Australia is set to become one of the first nations with commercial 5G networks. However, it risks being left behind if planning rules aren’t updated to facilitate the kind of small cell rollouts required to help realise the full potential of the new wireless standard, according to Optus.
The Singtel subsidiary today issued a position paper that sets out its case for changes to the rules governing the deployment of mobile infrastructure.
Existing 3G and 4G networks operated by Optus and rival telcos Telstra and Vodafone use macro base stations that deliver mobile coverage at sub-3GHz frequencies, with inter-site distances of one to two kilometres depending on the area.
The full benefits of 5G are expected to be realised through the use of a wider variety of spectrum bands — including ‘millimetre wave’ or mmWave spectrum — and will eventually require the use of large numbers of small cells with gaps of less than 500 metres between them combined with massive MIMO antennas.
The new paper from Optus says the telco says it expects more than 10 small cells per macro site to cover the same area.
“It is anticipated that the initial roll-out of small cells will enable targeted filling in of coverage gaps within a macro site area,” the paper states.
“This will develop to utilising small cells to provide capacity upgrades in CBD and other high-demand areas, with longer term design utilising mass deployment of small cells, using mmWave technology, to deliver high throughput and low latency to end-user locations.”
The challenge for telcos, Optus argues, is that current rules governing the rollout of mobile infrastructure — with a number of relevant regulations and laws at the federal, state and local government levels — are geared towards the deployment of large, expensive macro towers, not rolling out hundreds or thousands of small cells.
The government has acknowledged the shift in how mobile infrastructure is expected to be deployed.
“5G will additional infrastructure in new forms, including smaller cells and more densely located antennas, which can be placed on lampposts or traffic lights,” communications minister Senator Mitch Fifield said in a 2017 speech.
In mid-2017 the government launched a consultation on potential changes to telecommunications carrier powers and immunities, which are designed to facilitate infrastructure deployment.
A number of changes came out of the consultation, including the minister remaking the Low Impact Facilities Determination and the Telecommunications Code of Practice, and a commitment to further discussions on reform.
Optus said that although there had been important changes — the telco cited 2018 changes to the Mobile Phone Base Station Deployment Code — “the overall approach to deployment has not been designed with small cells in focus.”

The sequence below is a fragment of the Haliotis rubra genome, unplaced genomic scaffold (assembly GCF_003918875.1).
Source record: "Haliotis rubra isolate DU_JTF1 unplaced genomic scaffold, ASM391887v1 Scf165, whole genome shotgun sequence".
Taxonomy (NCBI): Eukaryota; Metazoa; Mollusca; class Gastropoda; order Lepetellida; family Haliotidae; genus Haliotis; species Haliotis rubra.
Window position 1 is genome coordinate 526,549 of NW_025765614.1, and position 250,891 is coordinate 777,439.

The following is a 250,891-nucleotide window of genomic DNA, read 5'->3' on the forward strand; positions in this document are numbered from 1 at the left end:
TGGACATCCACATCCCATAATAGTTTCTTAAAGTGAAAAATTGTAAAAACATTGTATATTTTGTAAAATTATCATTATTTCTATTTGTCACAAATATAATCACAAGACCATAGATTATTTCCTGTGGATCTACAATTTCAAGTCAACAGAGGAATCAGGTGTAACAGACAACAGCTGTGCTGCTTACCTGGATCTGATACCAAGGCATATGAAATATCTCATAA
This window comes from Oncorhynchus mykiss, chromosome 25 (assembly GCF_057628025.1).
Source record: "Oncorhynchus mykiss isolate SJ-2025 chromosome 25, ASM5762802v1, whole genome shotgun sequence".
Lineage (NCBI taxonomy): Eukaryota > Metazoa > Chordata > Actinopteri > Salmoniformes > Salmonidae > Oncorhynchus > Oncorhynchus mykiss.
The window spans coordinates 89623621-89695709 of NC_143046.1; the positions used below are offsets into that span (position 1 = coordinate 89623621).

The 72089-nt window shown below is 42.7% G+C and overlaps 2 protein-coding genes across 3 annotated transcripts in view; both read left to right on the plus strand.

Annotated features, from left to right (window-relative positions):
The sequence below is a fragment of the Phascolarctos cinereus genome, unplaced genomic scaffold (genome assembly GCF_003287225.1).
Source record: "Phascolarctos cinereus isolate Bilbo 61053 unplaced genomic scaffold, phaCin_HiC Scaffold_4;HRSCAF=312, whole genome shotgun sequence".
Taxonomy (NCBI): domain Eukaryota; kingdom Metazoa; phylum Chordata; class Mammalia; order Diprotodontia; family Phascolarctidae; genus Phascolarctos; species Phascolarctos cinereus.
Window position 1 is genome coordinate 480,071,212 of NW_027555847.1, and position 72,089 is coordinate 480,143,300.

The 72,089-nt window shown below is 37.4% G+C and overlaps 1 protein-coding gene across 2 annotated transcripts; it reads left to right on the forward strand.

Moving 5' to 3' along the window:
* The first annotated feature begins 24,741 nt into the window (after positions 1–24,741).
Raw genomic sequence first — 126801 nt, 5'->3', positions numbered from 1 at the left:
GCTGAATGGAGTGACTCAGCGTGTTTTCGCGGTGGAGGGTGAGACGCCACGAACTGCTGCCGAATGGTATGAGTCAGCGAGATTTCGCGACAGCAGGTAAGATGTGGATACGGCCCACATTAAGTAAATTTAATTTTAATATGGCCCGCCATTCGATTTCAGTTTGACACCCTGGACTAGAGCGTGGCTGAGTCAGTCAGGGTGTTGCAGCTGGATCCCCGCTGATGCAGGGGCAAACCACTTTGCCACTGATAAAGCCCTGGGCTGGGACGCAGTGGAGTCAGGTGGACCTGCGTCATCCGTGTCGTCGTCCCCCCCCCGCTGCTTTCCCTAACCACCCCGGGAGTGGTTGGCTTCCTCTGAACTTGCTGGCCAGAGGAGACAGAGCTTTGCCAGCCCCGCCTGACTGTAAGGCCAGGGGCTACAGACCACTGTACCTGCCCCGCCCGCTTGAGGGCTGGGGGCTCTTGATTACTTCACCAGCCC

“For example, the progress of critical amendments to the recently remade Telecommunications (Low-impact Facilities) Determination 2018 to accommodate small cell technology has been stalled recently,” the paper states.
“There is scope for small cell-specific deployment rules, recognising that small cells are fundamentally different from macro-cells in design, impact and sheer numbers. As a result, a regime that is based on per site approval or site-by-site exemptions is inherently costly and inefficient.”
Optus said that although small cells are often subject to low impact exemptions, that is not always the case. It also said there was a lack of guidance on compensation to land-owners for the deployment of small cells. A further hindrance to small cell rollouts are a reliance on telecommunications carriers to arrange for the owner of a utility pole to perform work in order to accommodate small cells.
“5G will be a gamechanger for consumers, businesses and governments alike. It will provide transformative smart infrastructure that will drive the digitalisation of the economy and deliver substantial economic and societal benefits,” said Optus vice-president of regulatory and public affairs,” Andrew Sheridan.
“However, in order to realise these benefits and usher in the age of hyper-connectivity, a new network of small cell base stations – no bigger than a backpack - must be deployed around Australia.”
Optus called for industry and government to collaborate on a revised regulatory framework to govern small cell deployments.
The telco cited reforms in the US, such as the US FCC’s ‘5G FAST Plan’, and in Europe (the European Commission’s ‘5G Action Plan’), as examples of efforts to make small cell rollouts easier.